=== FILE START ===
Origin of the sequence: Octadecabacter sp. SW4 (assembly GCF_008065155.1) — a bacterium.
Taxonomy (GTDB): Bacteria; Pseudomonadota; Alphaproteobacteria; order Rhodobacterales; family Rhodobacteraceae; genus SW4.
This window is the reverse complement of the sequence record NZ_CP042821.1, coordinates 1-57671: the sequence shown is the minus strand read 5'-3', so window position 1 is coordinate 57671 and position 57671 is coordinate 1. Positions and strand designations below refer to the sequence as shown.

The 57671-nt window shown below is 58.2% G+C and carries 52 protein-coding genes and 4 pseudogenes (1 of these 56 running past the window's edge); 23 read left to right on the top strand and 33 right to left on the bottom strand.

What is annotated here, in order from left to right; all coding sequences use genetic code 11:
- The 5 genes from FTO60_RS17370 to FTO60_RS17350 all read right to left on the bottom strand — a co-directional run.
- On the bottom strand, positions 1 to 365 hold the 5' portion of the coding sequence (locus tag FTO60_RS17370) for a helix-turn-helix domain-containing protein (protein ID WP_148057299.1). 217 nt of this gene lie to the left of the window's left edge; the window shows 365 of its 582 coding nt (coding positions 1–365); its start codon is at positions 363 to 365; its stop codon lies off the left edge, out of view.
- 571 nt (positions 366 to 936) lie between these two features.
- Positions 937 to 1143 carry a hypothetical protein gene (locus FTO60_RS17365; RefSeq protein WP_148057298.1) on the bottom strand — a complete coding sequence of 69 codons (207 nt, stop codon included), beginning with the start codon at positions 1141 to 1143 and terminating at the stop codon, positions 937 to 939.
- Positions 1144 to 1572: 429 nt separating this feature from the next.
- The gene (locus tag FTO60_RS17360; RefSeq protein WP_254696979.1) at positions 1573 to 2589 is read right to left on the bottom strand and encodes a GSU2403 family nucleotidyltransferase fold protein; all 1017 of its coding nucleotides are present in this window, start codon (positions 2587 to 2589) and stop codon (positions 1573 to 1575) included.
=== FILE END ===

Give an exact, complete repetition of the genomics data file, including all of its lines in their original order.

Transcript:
Origin of the sequence: Octadecabacter sp. SW4 (assembly GCF_008065155.1) — a bacterium.
Taxonomy (GTDB): Bacteria; Pseudomonadota; Alphaproteobacteria; order Rhodobacterales; family Rhodobacteraceae; genus SW4.
This window is the reverse complement of the sequence record NZ_CP042821.1, coordinates 1-57671: the sequence shown is the minus strand read 5'-3', so window position 1 is coordinate 57671 and position 57671 is coordinate 1. Positions and strand designations below refer to the sequence as shown.

The 57671-nt window shown below is 58.2% G+C and carries 52 protein-coding genes and 4 pseudogenes (1 of these 56 running past the window's edge); 23 read left to right on the top strand and 33 right to left on the bottom strand.

What is annotated here, in order from left to right; all coding sequences use genetic code 11:
- The 5 genes from FTO60_RS17370 to FTO60_RS17350 all read right to left on the bottom strand — a co-directional run.
- On the bottom strand, positions 1 to 365 hold the 5' portion of the coding sequence (locus tag FTO60_RS17370) for a helix-turn-helix domain-containing protein (protein ID WP_148057299.1). 217 nt of this gene lie to the left of the window's left edge; the window shows 365 of its 582 coding nt (coding positions 1–365); its start codon is at positions 363 to 365; its stop codon lies off the left edge, out of view.
- 571 nt (positions 366 to 936) lie between these two features.
- Positions 937 to 1143 carry a hypothetical protein gene (locus FTO60_RS17365; RefSeq protein WP_148057298.1) on the bottom strand — a complete coding sequence of 69 codons (207 nt, stop codon included), beginning with the start codon at positions 1141 to 1143 and terminating at the stop codon, positions 937 to 939.
- Positions 1144 to 1572: 429 nt separating this feature from the next.
- The gene (locus tag FTO60_RS17360; RefSeq protein WP_254696979.1) at positions 1573 to 2589 is read right to left on the bottom strand and encodes a GSU2403 family nucleotidyltransferase fold protein; all 1017 of its coding nucleotides are present in this window, start codon (positions 2587 to 2589) and stop codon (positions 1573 to 1575) included.